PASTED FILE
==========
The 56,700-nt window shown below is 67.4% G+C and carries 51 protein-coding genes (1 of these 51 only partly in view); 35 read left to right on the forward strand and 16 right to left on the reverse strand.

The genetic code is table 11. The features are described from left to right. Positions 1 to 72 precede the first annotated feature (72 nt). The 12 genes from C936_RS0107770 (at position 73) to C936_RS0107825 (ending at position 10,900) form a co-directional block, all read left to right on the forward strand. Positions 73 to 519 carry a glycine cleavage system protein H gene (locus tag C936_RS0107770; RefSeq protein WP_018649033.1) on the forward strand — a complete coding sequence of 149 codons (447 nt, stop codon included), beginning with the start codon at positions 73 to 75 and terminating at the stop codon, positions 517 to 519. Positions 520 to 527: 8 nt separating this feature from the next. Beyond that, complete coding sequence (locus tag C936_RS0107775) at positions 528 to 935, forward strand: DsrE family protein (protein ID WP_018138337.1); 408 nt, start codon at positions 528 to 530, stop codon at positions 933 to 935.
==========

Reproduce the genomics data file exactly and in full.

The 56,700-nt window shown below is 67.4% G+C and carries 51 protein-coding genes (1 of these 51 only partly in view); 35 read left to right on the forward strand and 16 right to left on the reverse strand.

The genetic code is table 11. The features are described from left to right. Positions 1 to 72 precede the first annotated feature (72 nt). The 12 genes from C936_RS0107770 (at position 73) to C936_RS0107825 (ending at position 10,900) form a co-directional block, all read left to right on the forward strand. Positions 73 to 519 carry a glycine cleavage system protein H gene (locus tag C936_RS0107770; RefSeq protein WP_018649033.1) on the forward strand — a complete coding sequence of 149 codons (447 nt, stop codon included), beginning with the start codon at positions 73 to 75 and terminating at the stop codon, positions 517 to 519. Positions 520 to 527: 8 nt separating this feature from the next. Beyond that, complete coding sequence (locus tag C936_RS0107775) at positions 528 to 935, forward strand: DsrE family protein (protein ID WP_018138337.1); 408 nt, start codon at positions 528 to 530, stop codon at positions 933 to 935.